Unethical actions: On Sikkim MLAs
defection (The Hindu)
Mains Paper 2: Polity
Prelims level: Sikkim Assembly
Mains level: Anti defection law crisis in Sikkim
- The switching of sides by 10 MLAs from the Sikkim Democratic Front (SDF)
to the Bharatiya Janata Party in Sikkim on Tuesday and later two others from
the SDF to the ruling Sikkim Krantikari Morcha (SKM) brings a sense of deja
- The en masse shifts are reminiscent of what happened in Arunachal
Pradesh in 2016, when rebel Congress MLAs joined the People’s Party of
Arunachal in order to get over the legal hurdles to defection.
- These actions have reduced the SDF, which ruled the State for 25 years
with Pawan Kumar Chamling as the Chief Minister with the longest tenure in
India, to just one MLA Mr. Chamling himself.
- Such a shift might well have helped the former SDF legislators stay
clear of the anti-defection law, which stipulates that a breakaway group
must constitute at least two-thirds of the legislative party’s strength and
that it must merge with another party.
- As the elections to the Sikkim legislative Assembly were held barely
three months ago and the BJP had come a cropper without winning a single
seat and just 1.6% of the overall vote.
- The BJP has shown no qualms as seen elsewhere in Karnataka, Arunachal
Pradesh among others about poaching legislators instead of winning over
support organically through a democratic mandate.
Facing anti-defection law
- The Sikkim defections have added yet another chapter to the hollowing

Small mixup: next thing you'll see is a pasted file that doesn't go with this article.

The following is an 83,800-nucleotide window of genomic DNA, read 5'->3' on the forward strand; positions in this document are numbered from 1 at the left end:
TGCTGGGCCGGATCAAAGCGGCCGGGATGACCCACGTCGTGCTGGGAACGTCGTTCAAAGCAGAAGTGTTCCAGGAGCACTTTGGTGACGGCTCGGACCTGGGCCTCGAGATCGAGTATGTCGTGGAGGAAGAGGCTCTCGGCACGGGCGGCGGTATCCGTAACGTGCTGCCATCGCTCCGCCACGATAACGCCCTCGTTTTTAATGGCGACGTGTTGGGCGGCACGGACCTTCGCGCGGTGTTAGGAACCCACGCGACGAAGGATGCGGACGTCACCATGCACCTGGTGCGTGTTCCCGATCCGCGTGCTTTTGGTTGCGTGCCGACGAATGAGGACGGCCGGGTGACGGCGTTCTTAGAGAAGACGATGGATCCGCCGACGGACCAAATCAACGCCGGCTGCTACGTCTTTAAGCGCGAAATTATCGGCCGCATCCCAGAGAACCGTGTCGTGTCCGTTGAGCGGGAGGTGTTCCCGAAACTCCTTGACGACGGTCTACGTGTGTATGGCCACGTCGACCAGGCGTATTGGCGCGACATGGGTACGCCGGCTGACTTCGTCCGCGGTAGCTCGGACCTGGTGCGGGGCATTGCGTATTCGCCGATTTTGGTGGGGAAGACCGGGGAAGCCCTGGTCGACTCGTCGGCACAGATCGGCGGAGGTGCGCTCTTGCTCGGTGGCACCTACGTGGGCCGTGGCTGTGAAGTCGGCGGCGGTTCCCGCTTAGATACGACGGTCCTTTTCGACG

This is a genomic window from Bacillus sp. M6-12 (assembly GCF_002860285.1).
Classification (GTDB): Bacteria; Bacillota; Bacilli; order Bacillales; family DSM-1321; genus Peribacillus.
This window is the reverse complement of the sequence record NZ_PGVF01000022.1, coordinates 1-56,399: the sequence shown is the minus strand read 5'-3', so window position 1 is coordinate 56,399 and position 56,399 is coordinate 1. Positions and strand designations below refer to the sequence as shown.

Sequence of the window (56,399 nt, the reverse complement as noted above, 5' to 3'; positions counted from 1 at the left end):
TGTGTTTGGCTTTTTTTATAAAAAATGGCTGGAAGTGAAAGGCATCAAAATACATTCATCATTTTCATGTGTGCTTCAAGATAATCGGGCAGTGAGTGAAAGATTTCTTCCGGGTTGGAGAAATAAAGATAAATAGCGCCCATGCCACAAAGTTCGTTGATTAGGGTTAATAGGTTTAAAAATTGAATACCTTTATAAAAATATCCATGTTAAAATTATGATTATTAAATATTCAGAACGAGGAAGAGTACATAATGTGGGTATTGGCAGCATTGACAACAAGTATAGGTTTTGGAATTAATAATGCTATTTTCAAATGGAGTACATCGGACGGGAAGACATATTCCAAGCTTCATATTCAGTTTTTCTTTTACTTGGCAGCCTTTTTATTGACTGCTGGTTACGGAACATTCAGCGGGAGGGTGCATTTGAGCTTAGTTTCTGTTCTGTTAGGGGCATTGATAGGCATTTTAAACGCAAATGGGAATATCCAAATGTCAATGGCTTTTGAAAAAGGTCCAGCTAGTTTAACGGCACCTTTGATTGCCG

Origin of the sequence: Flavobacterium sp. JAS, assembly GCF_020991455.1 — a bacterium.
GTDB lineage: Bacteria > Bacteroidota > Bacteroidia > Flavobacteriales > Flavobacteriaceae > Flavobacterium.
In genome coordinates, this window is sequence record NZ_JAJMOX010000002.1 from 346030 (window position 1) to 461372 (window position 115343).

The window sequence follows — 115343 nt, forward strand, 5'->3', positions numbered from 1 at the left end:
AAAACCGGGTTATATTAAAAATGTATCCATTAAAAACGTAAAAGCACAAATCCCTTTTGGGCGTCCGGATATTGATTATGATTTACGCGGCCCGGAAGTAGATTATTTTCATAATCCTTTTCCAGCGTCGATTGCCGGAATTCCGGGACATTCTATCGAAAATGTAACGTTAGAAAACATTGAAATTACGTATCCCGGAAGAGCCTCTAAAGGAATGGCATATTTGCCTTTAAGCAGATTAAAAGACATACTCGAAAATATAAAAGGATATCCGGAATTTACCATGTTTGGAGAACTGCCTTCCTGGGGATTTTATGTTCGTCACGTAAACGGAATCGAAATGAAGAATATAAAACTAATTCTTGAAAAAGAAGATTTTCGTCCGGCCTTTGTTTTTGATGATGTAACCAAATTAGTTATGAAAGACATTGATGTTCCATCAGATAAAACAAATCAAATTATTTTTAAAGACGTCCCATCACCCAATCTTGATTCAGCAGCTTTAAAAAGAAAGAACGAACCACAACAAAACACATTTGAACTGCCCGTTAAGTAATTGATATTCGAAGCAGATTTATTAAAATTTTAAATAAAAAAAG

out of the anti-defection law.
- The SDF, which finished with 15 seats (two since vacated), was a
National Democratic Alliance member, but has now been replaced by the
18-member SKM in the BJP-led North East Democratic Alliance.
- The SKM might have secured a clearer majority with the defection of two
SDF MLAs to its fold, but a cloud of uncertainty hangs over its party leader
and Chief Minister P.S. Golay alias Prem Singh Tamang.
- Mr. Golay was convicted in 2016 in a case of corruption and had served a
sentence in prison for a year till August 2018. The People’s Representation
Act, 1951, mandates that a person convicted under the Prevention of
Corruption Act cannot contest an election for six years after release.
- The fact that he is serving as the Chief Minister (he did not contest
the Assembly polls) despite the conviction goes directly against a Supreme
Court order in a similar case dealing with the eligibility of former Tamil
Nadu Chief Minister Jayalalithaa in 2001.
- The court had then said that the “appointment of a person to the office
of Chief Minister who is not qualified to hold it should be struck down at
- In line with the drastic change in the party composition in the Assembly
due to the defections, the continuance of Mr. Golay as chief minister makes
a mockery of democratic and legal principles. Something is rotten in the
State of Sikkim.
Q.1) With reference to the religious practices in India, the “Terapanthi”
sect belongs to
Q.1) The mass defection of MLAs makes a mockery of democracy in Sikkim. Comment.
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